How interesting?? I have been on birth control for almost 12 years! I am not sure if this is the culprit, I sure hope so. My periods have been really light too. I have noticed clotting. What is the reason for this? Does the pancreatitis cause this irregular bleeding or is there an underlying cause? I wish we had more answers. Thanks for your support!
Danielle

I don’t know… They say that in most cases if you have reaccurent or Chronic you normally have endometriosis with it. So i am assuming it could be from that! I am not saying you have that but i am pretty sure i do because I have had ALOT of pelvic pain for the last year but never been checked out because i am going to have the islet pancreas transplant in MN in 28 days so maybe he will be able to tell me something!! I hope so… How long have you had pancreatitis???

Yeah i know all about the birth control thing thats what made my really big attack so horrible… needless to say i stopped taking it… my periods are irregular but oh well id rather deal with that then be in even more pain…

harslp,
I hope you do go, i have finally got all my answers from them,
here is about the islet transplant

What to Expect
During a pancreatectomy and auto islet transplant, surgeons remove the patient’s pancreas. Then, they isolate the islets from the pancreas and infuse the islets back into the patient’s portal vein in the liver. The islets lodge in the liver or spleen and start producing insulin.

About half of patients who have this procedure do not need to take insulin. Our experience indicates that if the patient has had previous surgery on the head or tail of the pancreas, they are more likely to need to take insulin shots after the pancreatectomy and auto islet transplant.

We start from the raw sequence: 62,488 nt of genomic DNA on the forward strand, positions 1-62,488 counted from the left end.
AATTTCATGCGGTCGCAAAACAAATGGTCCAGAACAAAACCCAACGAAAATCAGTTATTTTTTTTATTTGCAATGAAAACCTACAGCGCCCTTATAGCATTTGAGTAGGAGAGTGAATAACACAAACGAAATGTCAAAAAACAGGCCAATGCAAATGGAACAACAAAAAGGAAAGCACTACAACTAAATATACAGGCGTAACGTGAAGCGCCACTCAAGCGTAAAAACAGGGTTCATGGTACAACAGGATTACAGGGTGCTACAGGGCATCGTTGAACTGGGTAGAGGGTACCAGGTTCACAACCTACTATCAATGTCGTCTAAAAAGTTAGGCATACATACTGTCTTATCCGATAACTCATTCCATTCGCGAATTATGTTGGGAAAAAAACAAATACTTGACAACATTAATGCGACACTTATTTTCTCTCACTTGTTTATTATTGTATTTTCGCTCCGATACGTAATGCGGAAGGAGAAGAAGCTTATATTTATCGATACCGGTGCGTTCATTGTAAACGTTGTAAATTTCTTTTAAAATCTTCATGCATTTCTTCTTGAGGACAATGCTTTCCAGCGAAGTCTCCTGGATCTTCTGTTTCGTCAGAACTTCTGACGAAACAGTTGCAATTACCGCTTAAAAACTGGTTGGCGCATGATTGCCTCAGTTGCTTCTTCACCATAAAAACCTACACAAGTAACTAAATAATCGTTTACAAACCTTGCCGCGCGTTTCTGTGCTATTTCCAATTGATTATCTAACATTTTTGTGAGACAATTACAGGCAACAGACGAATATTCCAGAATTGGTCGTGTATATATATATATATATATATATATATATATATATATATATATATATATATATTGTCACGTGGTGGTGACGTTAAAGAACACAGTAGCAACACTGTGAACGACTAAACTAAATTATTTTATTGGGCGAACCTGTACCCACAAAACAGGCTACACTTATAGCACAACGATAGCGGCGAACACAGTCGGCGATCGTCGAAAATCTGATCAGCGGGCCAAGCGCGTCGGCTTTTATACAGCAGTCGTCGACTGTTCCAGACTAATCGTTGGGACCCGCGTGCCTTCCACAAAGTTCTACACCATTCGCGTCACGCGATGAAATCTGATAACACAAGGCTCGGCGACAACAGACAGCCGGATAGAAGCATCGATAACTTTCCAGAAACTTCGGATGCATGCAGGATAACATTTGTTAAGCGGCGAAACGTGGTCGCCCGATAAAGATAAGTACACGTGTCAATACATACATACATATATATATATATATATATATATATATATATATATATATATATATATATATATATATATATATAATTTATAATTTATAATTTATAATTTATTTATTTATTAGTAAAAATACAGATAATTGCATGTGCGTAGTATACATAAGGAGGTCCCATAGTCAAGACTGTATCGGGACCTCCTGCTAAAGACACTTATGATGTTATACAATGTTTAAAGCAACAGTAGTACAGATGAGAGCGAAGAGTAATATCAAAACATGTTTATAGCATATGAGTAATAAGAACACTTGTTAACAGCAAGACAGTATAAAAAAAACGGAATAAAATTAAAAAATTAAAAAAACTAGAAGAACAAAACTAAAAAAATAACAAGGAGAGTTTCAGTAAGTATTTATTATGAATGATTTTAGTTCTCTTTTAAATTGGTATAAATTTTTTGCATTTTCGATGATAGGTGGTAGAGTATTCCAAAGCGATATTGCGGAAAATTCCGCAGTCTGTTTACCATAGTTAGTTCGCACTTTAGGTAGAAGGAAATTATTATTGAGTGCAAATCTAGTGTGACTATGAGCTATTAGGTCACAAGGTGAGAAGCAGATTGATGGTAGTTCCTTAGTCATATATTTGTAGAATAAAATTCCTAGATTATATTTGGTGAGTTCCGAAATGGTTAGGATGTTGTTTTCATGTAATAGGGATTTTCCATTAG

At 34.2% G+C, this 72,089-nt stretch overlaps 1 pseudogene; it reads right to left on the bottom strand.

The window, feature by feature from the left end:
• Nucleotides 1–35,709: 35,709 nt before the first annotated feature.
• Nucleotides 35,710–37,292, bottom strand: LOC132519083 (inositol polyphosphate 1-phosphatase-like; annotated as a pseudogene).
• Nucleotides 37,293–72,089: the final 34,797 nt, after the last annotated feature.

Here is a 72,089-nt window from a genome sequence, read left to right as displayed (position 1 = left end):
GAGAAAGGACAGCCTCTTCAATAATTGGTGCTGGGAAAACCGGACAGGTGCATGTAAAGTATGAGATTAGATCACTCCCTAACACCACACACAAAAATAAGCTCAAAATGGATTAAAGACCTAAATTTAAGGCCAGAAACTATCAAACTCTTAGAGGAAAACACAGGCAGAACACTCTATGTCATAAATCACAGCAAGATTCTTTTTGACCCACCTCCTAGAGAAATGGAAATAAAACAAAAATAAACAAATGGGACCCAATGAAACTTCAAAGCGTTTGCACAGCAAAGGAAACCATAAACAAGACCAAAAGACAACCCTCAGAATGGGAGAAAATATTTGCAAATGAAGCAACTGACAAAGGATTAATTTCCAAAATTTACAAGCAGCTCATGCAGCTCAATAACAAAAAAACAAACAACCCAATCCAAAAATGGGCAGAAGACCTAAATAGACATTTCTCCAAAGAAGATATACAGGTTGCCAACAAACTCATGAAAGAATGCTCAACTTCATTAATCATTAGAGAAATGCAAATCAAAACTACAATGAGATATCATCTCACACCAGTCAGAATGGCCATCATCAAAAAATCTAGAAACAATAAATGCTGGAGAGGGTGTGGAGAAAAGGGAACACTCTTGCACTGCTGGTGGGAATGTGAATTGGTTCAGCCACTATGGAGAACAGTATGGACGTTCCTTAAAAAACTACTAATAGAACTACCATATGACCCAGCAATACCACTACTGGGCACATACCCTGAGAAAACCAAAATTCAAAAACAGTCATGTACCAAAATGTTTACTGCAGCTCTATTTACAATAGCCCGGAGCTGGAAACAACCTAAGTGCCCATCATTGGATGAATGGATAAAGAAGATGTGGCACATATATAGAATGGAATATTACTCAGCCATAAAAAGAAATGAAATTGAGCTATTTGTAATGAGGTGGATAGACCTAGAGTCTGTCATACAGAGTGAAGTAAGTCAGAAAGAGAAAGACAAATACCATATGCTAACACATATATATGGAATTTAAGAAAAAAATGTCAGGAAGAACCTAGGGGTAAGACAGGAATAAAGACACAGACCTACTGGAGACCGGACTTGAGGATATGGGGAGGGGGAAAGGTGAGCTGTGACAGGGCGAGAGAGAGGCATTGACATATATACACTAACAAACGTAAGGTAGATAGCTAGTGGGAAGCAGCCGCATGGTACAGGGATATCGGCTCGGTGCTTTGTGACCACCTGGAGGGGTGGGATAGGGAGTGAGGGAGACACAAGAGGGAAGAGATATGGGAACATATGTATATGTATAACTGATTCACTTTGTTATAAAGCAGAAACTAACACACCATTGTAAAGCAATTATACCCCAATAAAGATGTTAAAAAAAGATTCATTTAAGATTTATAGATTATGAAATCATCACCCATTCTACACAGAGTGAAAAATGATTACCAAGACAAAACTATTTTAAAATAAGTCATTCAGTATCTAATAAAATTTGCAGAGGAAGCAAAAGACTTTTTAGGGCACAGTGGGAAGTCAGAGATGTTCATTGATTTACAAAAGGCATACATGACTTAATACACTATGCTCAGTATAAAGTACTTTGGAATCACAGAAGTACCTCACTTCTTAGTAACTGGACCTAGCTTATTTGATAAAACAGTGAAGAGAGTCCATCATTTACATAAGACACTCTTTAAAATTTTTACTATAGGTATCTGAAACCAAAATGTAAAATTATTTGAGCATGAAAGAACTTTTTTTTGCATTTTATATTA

Because the patient’s own islets are used, they do not need to take immunosuppressive medications after surgery.

Top of page

Outcomes
Our most recent results, which were presented at the 2005 annual Clinical Congress of the American College of Surgeons, indicate that a pancreatectomy and auto islet transplant can provide significant pain relief to most patients with chronic pancreatitis. In a study of 140 patients who had undergone pancreatectomy for pain associated with chronic pancreatitis, about 63% of patients had complete pain relief and 22% had partial pain relief. The remaining 15% of patients indicated that they had no change in the degree of pain after surgery.

Typically, patients who have had a pancreatectomy become diabetic after the surgery. During a pancreatectomy, the patient’s pancreas is removed. The pancreas contains islets which produce insulin. Without an external source of insulin (such as insulin injections or an insulin pump), a patient who had a pancreatectomy would not survive.

However, at the University of Minnesota Medical Center, a patient can have a procedure called an autoislet transplant after their pancreatectomy. This procedure reduces the patient’s need to inject themselves with insulin to manage their diabetes. During an autoislet transplant, the patient’s islets are isolated from the rest of their pancreas and then transplanted back into them. Islet isolation is a very sophisticated process performed in a laboratory that meets the Good Manufacturing Practice standards set by the U.S. Food and Drug Administration. At present, the University of Minnesota Medical Center is one of only two hospitals that routinely performs pancreatectomy and auto islet transplants for patients with chronic pancreatitis.

Among 51 patients who received more than 2,000 islet equivalents per kilogram, 72% could manage their diabetes without regular injections of insulin. Of these patients, about 47% did not need insulin at all after their surgery and 25% needed only intermittent insulin treatments.

In conclusion, a total or near total pancreatectomy effectively treats pancreatitis pain in most patients who have not received relief of pain through medical management or other procedures. Auto-islet transplantation is a safe addition to extensive pancreatic resection that can prevent surgically induced diabetes, fulfilling the principle of preserving pancreatic function and relieving pain to the fullest extent possible. Patients undergoing pancreatectomy, even with an auto-islet transplant, must be willing to accept diabetes for relief of pain, but an attempt to prevent diabetes should always be made by performing an auto-islet transplant. Read more about our most recent results.